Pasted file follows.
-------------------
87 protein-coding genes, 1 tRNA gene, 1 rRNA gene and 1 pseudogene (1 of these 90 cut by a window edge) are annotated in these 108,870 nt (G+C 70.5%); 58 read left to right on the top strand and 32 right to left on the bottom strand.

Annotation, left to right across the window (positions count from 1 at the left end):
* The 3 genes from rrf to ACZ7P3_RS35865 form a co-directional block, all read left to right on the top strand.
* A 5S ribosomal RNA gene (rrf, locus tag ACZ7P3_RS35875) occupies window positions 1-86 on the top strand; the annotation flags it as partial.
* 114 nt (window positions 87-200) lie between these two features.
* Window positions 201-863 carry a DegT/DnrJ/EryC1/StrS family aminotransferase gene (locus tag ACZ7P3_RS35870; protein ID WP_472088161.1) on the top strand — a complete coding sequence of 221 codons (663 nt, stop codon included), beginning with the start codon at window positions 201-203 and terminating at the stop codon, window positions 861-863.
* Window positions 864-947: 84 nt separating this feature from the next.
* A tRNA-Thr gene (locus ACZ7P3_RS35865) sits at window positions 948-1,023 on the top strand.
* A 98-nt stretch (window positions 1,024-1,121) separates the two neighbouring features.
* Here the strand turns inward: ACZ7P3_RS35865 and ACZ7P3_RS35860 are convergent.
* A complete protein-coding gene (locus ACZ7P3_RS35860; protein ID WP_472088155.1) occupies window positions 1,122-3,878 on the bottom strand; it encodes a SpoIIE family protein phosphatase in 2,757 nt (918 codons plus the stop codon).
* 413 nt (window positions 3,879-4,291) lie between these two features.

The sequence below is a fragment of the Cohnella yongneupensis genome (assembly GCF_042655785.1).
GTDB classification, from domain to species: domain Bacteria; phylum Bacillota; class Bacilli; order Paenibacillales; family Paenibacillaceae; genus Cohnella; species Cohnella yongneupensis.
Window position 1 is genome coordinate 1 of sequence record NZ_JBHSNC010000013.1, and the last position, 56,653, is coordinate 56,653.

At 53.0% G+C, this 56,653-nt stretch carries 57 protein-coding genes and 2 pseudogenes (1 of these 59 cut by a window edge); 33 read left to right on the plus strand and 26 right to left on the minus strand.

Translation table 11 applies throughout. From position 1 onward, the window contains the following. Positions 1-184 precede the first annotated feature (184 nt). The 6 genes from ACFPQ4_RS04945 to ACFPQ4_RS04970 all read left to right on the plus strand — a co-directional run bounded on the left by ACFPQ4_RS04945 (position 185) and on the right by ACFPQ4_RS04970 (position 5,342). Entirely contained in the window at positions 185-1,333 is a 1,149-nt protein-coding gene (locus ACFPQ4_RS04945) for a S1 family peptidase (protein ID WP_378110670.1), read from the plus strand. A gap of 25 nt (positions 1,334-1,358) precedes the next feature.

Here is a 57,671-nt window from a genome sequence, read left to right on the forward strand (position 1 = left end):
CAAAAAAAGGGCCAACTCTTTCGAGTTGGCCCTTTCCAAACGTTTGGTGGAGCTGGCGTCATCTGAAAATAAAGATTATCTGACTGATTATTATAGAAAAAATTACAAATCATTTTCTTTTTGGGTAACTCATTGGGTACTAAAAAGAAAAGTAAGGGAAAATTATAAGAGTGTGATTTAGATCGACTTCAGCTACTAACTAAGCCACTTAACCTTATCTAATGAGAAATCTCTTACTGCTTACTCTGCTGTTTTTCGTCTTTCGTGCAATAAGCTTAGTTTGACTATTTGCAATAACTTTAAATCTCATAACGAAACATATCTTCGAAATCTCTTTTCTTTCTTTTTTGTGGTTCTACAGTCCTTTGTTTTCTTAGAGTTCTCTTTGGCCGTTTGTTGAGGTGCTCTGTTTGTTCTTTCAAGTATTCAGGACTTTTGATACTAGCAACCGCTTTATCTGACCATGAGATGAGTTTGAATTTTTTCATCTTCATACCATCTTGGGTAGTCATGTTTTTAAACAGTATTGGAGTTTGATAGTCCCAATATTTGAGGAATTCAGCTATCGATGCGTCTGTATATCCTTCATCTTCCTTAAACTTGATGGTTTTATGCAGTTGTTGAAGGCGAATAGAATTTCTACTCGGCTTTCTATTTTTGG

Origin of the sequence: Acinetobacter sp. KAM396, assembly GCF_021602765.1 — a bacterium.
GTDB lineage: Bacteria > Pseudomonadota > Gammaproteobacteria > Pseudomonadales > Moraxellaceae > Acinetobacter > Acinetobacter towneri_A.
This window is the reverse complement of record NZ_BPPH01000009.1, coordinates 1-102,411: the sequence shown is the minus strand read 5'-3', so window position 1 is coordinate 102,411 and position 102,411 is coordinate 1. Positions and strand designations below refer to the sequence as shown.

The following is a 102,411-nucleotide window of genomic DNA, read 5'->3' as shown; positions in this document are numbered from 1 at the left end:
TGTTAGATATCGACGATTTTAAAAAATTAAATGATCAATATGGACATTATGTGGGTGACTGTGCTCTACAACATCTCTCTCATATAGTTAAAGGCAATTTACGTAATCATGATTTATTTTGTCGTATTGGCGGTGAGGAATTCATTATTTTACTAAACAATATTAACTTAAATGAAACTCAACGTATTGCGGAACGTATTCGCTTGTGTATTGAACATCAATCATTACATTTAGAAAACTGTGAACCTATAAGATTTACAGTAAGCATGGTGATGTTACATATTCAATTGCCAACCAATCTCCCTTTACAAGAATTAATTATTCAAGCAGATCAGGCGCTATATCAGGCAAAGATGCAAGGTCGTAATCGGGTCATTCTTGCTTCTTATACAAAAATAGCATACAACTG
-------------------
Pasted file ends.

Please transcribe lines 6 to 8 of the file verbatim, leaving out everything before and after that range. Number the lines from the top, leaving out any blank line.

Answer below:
* Window positions 201-863 carry a DegT/DnrJ/EryC1/StrS family aminotransferase gene (locus tag ACZ7P3_RS35870; protein ID WP_472088161.1) on the top strand — a complete coding sequence of 221 codons (663 nt, stop codon included), beginning with the start codon at window positions 201-203 and terminating at the stop codon, window positions 861-863.
* Window positions 864-947: 84 nt separating this feature from the next.
* A tRNA-Thr gene (locus ACZ7P3_RS35865) sits at window positions 948-1,023 on the top strand.